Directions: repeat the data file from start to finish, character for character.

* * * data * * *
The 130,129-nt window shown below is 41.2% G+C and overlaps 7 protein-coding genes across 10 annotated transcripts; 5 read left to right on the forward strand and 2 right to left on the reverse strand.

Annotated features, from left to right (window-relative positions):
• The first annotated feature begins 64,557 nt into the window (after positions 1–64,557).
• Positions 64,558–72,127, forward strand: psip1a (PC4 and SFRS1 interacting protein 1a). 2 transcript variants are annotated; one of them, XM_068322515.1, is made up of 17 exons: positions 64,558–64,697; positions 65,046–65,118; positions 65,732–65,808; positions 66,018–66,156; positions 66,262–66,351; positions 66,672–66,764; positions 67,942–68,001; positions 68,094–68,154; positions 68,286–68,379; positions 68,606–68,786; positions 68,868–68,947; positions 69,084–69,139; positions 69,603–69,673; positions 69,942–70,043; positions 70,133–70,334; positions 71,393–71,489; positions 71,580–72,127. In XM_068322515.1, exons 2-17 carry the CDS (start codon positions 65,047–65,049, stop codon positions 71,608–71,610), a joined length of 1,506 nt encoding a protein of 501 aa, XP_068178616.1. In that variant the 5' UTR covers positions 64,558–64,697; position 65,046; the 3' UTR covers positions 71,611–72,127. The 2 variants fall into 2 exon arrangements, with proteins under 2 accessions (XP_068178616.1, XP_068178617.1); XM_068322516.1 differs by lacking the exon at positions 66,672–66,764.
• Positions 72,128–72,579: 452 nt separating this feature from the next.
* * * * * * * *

The 130,129-nt window shown below is 41.2% G+C and overlaps 7 protein-coding genes across 10 annotated transcripts; 5 read left to right on the forward strand and 2 right to left on the reverse strand.

Annotated features, from left to right (window-relative positions):
• The first annotated feature begins 64,557 nt into the window (after positions 1–64,557).
• Positions 64,558–72,127, forward strand: psip1a (PC4 and SFRS1 interacting protein 1a). 2 transcript variants are annotated; one of them, XM_068322515.1, is made up of 17 exons: positions 64,558–64,697; positions 65,046–65,118; positions 65,732–65,808; positions 66,018–66,156; positions 66,262–66,351; positions 66,672–66,764; positions 67,942–68,001; positions 68,094–68,154; positions 68,286–68,379; positions 68,606–68,786; positions 68,868–68,947; positions 69,084–69,139; positions 69,603–69,673; positions 69,942–70,043; positions 70,133–70,334; positions 71,393–71,489; positions 71,580–72,127. In XM_068322515.1, exons 2-17 carry the CDS (start codon positions 65,047–65,049, stop codon positions 71,608–71,610), a joined length of 1,506 nt encoding a protein of 501 aa, XP_068178616.1. In that variant the 5' UTR covers positions 64,558–64,697; position 65,046; the 3' UTR covers positions 71,611–72,127. The 2 variants fall into 2 exon arrangements, with proteins under 2 accessions (XP_068178616.1, XP_068178617.1); XM_068322516.1 differs by lacking the exon at positions 66,672–66,764.
• Positions 72,128–72,579: 452 nt separating this feature from the next.